Ade began his athletic career at an early age, motivated by a love of wheelchair basketball. His talent in the sport inspired him to join the Great Britain wheelchair basketball team, which competed in the Paralympic Games in 2004. His passion and accomplishments on the court established the groundwork for a tremendous career that would span other sports.

Ade Adepitan

Adepitan’s journey into broadcasting began as a sports presenter, covering major events such as the Paralympic Games and the Invictus Games. His eloquence, passion, and depth of insight quickly caught the attention of the BBC, leading to his role as a prominent broadcaster and documentary maker.

Ade Adepitan’s impact at the BBC is both profound and trailblazing. As a black presenter with a disability, he brings a unique perspective to the screen, challenging stereotypes and reshaping narratives. Adepitan’s warmth and authenticity have made him a beloved figure among audiences, transcending barriers of race and ability.

Besides his on-screen talents, Adepitan is a strong champion for disability rights and inclusivity. He uses his platform to raise awareness about the issues that disabled people experience, as well as to advocate for more media representation. Adepitan’s lobbying includes efforts targeted at increasing opportunities for disabled people in the entertainment sector.

Ade Adepitan’s experience as a black, disabled BBC presenter acts as an inspiration for aspiring broadcasters and anyone confronting physical problems. His accomplishments emphasise the necessity of diversity in media representation and add to the continuing conversation regarding inclusivity in the entertainment business.

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In conclusion, Ade Adepitan’s tale demonstrates the power of determination, tenacity, and honesty.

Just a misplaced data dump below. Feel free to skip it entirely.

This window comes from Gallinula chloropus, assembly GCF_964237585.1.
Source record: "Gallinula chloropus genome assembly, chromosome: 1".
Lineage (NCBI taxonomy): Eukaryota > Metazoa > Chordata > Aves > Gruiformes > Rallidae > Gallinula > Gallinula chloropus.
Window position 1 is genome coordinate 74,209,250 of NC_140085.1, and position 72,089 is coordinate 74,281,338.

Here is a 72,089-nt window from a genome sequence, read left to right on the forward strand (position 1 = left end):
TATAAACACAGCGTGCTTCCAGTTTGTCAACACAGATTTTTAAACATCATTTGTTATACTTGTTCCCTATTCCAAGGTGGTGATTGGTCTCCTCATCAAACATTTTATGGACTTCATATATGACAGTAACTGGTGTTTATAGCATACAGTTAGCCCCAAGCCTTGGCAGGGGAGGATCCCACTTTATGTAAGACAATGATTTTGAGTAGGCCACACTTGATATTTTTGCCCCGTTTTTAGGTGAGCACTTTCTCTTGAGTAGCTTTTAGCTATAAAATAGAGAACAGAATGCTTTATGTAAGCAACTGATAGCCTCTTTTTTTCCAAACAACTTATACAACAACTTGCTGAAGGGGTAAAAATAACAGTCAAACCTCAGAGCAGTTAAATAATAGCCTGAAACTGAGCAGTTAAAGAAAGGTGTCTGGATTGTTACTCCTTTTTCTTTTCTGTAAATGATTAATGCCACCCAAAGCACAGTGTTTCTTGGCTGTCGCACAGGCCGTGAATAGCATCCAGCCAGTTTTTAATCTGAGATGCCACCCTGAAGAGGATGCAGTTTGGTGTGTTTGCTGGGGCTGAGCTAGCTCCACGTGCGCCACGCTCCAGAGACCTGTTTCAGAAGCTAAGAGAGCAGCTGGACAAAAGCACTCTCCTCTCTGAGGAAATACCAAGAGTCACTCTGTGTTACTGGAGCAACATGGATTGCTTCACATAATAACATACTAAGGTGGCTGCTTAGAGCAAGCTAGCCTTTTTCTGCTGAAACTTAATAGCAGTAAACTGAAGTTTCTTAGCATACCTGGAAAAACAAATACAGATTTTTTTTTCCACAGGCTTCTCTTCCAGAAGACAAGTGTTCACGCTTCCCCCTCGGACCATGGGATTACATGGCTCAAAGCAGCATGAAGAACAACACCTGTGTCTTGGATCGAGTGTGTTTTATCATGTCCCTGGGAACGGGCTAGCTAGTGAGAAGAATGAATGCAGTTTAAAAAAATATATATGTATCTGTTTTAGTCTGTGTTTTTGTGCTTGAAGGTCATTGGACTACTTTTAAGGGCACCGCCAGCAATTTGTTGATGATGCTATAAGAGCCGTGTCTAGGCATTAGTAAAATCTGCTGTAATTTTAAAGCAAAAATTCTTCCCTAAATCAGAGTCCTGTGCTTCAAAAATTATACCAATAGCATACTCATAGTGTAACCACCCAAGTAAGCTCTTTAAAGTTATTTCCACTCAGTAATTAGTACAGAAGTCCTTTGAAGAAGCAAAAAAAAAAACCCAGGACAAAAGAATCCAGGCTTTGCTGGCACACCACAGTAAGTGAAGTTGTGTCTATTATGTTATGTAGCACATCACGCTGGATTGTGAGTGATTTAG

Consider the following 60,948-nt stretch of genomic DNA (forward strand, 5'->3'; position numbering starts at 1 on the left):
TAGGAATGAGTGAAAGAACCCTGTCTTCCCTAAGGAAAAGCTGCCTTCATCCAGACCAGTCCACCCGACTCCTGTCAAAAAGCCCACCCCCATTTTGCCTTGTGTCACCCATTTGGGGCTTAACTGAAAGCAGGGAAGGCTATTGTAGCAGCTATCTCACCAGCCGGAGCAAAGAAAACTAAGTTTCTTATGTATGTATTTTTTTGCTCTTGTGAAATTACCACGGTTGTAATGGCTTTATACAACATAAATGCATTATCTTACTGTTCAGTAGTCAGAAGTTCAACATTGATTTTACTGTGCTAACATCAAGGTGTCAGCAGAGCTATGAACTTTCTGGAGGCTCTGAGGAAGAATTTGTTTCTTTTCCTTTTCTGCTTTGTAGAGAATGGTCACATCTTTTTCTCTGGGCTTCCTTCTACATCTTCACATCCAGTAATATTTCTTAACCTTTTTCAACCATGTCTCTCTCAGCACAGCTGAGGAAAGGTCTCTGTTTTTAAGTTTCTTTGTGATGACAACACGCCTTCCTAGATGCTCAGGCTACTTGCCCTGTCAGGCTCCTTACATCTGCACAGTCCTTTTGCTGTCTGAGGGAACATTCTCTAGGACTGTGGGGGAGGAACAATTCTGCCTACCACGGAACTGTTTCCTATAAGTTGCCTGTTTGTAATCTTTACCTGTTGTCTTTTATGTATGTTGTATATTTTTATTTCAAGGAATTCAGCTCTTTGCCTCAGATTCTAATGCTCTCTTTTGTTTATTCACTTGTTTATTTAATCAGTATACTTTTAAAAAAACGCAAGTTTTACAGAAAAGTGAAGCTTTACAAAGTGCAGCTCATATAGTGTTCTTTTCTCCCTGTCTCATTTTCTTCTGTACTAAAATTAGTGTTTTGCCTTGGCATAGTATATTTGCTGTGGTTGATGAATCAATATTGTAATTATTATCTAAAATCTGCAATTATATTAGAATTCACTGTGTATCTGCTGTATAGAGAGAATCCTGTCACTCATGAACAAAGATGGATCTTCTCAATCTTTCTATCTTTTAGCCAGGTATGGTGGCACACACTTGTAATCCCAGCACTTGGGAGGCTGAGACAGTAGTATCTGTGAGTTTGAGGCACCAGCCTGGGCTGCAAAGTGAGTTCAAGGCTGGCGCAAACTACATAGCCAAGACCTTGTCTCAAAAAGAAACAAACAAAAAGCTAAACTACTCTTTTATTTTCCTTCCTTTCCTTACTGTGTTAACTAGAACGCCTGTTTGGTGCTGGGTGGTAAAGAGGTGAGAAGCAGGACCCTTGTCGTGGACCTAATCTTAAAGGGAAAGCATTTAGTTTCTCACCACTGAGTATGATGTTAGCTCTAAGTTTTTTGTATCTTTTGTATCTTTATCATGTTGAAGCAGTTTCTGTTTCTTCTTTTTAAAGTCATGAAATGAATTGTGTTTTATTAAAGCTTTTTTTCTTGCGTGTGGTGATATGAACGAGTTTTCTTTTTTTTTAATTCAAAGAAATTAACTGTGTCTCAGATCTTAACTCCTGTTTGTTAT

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Listen to Dis’: Disability-Led Arts Organisation

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Listen to Dis

Listen to Dis’ are the inclusivity-focused, disability-led arts organisation championing disability culture through art and performance

Listen to Dis’ is a registered non-profit community arts organisation that champions disability culture through the medium of inclusive art and performance. Their work manifests in many forms including workshops, artist series and theatrical touring, and everything has an underlying message to support and empower the global disabled community. 

Here we highlight how Listen to Dis’ is bringing this message to life: 

Listen to Dis’ VOICE

Listen to Dis’ VOICE is a weekly open-access program where artists join forces to learn, create, explore, and connect. The focus topic changes each week yet is always in keeping with the Listen to Dis’ core message of advocating for the disabled community. Through this profound program, Listen to Dis’ has created some truly important work surrounding ableist ways disabled bodies and minds are viewed. 

Listen to Dis

Listen to Dis

The Other Ordinary

The Other Ordinary is Listen to Dis’ touring crip theatre company. Launched out of a class at the University of Regina named Devising Inclusive Theatre, and directed by Listen to Dis’ founder and artistic director Traci Foster. Dubbed TOO, it fosters the talents of emerging professional artists that produce tour shows with a focus on how it feels to live and work as disabled people. 

Take their first show, ‘Neither Heroes nor Ordinary People,’ as a prime example, which uncovers the realities of living with disabilities through music, monologue, dance, beatbox, and singing. Their second show, Mine to Have, is about sexuality, sensuality, disability, and 

the political right to live in one’s body. 

Listen to Dis

Listen to Dis

Visiting Artist Series

LTD’s visiting artist series connects disabled artists with the wider arts ecology by inviting artists, both disabled and not, to host workshops that explore disability art. Inviting artists from outside the LTD’s group enables LTD’s network to expand but also ignites deeper learning on both parts of the essence of disability culture and mindset. 

LTD’s is amplifying the voices of the disabled community through a variety of mediums that all celebrate art, performance and culture. Follow their journey on their Instagram here

Through facilitated dialogue and inclusive art practice and performance, we weave new realities for our members and for the broader community – shifting the way people perceive disability and creating an understanding of and appreciation for crip art, mad art, and disability culture.